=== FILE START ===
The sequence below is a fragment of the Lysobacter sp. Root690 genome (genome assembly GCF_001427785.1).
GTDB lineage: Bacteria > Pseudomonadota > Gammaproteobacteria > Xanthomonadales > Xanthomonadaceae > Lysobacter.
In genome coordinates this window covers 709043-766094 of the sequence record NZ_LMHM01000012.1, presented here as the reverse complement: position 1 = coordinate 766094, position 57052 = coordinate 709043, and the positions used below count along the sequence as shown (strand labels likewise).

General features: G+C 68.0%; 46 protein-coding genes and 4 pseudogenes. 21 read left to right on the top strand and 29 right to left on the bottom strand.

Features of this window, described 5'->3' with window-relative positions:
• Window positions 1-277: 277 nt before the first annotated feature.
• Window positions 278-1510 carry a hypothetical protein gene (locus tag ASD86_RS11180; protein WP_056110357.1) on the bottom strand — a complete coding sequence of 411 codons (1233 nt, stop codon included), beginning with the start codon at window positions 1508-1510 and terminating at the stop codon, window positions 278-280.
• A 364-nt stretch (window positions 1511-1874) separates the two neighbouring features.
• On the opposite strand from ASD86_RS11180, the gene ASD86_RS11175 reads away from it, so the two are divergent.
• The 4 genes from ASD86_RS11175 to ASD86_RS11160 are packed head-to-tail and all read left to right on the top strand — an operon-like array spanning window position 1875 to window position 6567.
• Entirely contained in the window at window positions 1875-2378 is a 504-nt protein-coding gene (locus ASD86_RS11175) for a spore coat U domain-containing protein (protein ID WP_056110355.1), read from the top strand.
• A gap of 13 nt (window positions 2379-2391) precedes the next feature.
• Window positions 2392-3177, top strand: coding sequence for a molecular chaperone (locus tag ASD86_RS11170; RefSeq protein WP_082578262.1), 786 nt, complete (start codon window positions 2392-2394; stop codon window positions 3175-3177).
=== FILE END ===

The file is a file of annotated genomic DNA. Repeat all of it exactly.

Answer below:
The sequence below is a fragment of the Lysobacter sp. Root690 genome (genome assembly GCF_001427785.1).
GTDB lineage: Bacteria > Pseudomonadota > Gammaproteobacteria > Xanthomonadales > Xanthomonadaceae > Lysobacter.
In genome coordinates this window covers 709043-766094 of the sequence record NZ_LMHM01000012.1, presented here as the reverse complement: position 1 = coordinate 766094, position 57052 = coordinate 709043, and the positions used below count along the sequence as shown (strand labels likewise).

General features: G+C 68.0%; 46 protein-coding genes and 4 pseudogenes. 21 read left to right on the top strand and 29 right to left on the bottom strand.

Features of this window, described 5'->3' with window-relative positions:
• Window positions 1-277: 277 nt before the first annotated feature.
• Window positions 278-1510 carry a hypothetical protein gene (locus tag ASD86_RS11180; protein WP_056110357.1) on the bottom strand — a complete coding sequence of 411 codons (1233 nt, stop codon included), beginning with the start codon at window positions 1508-1510 and terminating at the stop codon, window positions 278-280.
• A 364-nt stretch (window positions 1511-1874) separates the two neighbouring features.
• On the opposite strand from ASD86_RS11180, the gene ASD86_RS11175 reads away from it, so the two are divergent.
• The 4 genes from ASD86_RS11175 to ASD86_RS11160 are packed head-to-tail and all read left to right on the top strand — an operon-like array spanning window position 1875 to window position 6567.
• Entirely contained in the window at window positions 1875-2378 is a 504-nt protein-coding gene (locus ASD86_RS11175) for a spore coat U domain-containing protein (protein ID WP_056110355.1), read from the top strand.
• A gap of 13 nt (window positions 2379-2391) precedes the next feature.
• Window positions 2392-3177, top strand: coding sequence for a molecular chaperone (locus tag ASD86_RS11170; RefSeq protein WP_082578262.1), 786 nt, complete (start codon window positions 2392-2394; stop codon window positions 3175-3177).